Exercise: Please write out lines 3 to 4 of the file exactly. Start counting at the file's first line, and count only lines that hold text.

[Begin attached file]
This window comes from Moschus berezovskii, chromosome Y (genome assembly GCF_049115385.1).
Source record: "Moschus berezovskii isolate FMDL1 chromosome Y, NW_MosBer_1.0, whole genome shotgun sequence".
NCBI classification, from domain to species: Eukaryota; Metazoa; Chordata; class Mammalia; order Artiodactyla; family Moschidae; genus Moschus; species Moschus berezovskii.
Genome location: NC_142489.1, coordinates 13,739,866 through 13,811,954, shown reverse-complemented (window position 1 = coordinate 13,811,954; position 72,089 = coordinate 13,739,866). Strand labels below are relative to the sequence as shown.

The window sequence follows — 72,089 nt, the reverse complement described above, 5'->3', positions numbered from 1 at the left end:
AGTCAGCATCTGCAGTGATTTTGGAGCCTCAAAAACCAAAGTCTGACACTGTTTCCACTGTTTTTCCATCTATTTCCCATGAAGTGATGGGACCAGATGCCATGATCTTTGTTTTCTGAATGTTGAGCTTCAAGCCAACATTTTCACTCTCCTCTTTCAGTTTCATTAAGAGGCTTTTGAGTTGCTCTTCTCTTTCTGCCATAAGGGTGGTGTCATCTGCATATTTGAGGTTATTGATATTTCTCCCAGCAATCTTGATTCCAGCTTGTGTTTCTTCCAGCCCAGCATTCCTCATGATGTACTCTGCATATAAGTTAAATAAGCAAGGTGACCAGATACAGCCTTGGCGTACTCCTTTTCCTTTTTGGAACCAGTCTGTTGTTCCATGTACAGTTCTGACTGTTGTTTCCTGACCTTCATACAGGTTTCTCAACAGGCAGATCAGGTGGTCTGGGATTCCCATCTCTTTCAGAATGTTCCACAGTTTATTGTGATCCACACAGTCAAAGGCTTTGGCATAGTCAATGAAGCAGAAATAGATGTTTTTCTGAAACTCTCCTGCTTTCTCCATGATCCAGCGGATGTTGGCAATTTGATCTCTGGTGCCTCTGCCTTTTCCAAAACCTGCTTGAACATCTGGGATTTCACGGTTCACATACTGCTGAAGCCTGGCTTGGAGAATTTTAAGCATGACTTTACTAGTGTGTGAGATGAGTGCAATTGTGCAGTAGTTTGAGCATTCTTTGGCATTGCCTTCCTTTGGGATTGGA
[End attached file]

NCBI classification, from domain to species: Eukaryota; Metazoa; Chordata; class Mammalia; order Artiodactyla; family Moschidae; genus Moschus; species Moschus berezovskii.
Genome location: NC_142489.1, coordinates 13,739,866 through 13,811,954, shown reverse-complemented (window position 1 = coordinate 13,811,954; position 72,089 = coordinate 13,739,866). Strand labels below are relative to the sequence as shown.